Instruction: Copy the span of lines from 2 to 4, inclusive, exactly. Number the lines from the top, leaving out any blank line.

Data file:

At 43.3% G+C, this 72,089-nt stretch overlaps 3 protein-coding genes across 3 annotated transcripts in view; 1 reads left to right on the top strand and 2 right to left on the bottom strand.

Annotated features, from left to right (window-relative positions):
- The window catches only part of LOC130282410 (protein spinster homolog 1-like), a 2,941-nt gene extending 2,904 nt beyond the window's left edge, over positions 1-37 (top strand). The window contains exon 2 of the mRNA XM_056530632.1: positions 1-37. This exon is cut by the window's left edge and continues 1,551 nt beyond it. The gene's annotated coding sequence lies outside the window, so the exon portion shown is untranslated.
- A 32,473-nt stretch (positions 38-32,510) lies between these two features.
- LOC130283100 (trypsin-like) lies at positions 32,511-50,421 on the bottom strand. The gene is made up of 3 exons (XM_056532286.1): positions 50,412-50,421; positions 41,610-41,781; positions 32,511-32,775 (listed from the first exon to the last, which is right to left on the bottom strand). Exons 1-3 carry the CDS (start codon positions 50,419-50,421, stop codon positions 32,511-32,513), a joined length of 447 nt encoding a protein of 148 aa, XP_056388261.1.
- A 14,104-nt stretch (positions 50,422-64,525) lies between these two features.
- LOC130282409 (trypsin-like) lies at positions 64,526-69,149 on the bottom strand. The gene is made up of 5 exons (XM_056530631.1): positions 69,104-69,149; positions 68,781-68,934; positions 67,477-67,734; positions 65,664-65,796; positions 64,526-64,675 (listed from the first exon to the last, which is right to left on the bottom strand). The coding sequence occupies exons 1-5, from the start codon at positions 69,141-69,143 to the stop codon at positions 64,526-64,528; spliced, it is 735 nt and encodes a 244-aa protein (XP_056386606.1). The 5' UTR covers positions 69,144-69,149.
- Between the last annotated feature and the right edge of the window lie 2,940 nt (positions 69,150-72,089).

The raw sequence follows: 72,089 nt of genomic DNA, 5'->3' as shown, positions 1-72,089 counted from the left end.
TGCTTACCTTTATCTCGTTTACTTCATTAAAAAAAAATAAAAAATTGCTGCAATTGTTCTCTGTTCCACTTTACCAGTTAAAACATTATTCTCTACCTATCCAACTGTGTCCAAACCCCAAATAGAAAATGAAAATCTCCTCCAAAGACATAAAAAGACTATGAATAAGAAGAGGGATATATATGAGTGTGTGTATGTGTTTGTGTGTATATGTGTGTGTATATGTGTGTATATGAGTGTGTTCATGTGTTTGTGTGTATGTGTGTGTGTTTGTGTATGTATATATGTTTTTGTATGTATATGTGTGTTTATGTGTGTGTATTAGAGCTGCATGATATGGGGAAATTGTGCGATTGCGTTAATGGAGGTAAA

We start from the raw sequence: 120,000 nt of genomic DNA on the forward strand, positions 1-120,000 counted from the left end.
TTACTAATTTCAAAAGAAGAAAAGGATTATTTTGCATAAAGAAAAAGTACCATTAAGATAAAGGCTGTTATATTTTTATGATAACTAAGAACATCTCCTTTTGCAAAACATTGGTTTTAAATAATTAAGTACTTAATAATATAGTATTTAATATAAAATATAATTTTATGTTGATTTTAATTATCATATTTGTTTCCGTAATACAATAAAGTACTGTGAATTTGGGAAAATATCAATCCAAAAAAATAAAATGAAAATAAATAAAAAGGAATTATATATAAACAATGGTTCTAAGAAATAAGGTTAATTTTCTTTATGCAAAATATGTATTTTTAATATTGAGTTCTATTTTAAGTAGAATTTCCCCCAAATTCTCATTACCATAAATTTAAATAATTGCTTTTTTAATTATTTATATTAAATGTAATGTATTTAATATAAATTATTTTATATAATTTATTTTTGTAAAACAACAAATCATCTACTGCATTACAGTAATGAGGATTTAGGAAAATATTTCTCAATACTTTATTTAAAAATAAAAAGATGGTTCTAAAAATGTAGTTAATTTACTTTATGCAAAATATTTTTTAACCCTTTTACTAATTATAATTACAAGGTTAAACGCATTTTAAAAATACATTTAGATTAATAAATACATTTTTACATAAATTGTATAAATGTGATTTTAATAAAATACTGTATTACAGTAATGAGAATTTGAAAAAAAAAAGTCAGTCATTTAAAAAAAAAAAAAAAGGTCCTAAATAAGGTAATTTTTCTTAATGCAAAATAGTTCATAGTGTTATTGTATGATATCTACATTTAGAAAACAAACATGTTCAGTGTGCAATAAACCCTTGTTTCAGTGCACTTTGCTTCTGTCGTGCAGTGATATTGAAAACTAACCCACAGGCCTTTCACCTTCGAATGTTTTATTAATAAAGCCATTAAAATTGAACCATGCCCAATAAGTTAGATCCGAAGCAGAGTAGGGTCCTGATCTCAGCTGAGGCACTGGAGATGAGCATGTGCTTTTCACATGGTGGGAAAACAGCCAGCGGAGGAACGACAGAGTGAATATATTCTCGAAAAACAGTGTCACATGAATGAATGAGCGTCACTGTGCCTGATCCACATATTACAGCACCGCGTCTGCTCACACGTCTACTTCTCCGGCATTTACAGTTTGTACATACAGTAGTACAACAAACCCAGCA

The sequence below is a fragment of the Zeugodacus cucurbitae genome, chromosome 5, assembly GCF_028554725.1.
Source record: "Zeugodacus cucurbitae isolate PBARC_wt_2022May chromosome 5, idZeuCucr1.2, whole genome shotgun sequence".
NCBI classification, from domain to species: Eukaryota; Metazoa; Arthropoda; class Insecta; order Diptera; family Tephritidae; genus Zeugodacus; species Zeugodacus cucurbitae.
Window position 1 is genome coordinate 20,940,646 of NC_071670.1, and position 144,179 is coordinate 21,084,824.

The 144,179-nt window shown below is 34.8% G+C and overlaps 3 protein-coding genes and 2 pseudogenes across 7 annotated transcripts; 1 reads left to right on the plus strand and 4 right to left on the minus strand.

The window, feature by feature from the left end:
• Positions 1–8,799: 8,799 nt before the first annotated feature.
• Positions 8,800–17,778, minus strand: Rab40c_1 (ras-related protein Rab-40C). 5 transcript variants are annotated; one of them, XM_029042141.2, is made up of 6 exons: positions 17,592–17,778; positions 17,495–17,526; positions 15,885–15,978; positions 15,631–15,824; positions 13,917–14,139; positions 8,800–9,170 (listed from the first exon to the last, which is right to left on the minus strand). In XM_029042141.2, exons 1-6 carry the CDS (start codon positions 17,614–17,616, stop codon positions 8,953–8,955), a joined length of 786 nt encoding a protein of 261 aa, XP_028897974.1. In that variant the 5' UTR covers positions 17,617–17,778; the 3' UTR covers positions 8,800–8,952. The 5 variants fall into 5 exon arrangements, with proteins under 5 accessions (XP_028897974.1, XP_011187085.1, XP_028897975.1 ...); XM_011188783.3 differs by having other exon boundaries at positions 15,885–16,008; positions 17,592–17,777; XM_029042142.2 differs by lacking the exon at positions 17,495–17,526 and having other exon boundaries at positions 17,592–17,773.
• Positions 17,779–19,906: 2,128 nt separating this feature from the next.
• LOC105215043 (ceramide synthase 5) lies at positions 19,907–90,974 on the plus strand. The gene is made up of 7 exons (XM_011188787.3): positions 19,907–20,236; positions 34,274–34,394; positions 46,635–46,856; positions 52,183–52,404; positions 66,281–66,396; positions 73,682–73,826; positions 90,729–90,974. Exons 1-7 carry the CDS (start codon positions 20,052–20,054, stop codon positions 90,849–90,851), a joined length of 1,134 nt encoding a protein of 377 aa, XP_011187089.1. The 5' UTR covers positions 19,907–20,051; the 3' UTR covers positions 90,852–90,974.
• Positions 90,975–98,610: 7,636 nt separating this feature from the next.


Annotated features, from left to right (window-relative positions):
- The window catches only part of LOC130282410 (protein spinster homolog 1-like), a 2,941-nt gene extending 2,904 nt beyond the window's left edge, over positions 1-37 (top strand). The window contains exon 2 of the mRNA XM_056530632.1: positions 1-37. This exon is cut by the window's left edge and continues 1,551 nt beyond it. The gene's annotated coding sequence lies outside the window, so the exon portion shown is untranslated.
- A 32,473-nt stretch (positions 38-32,510) lies between these two features.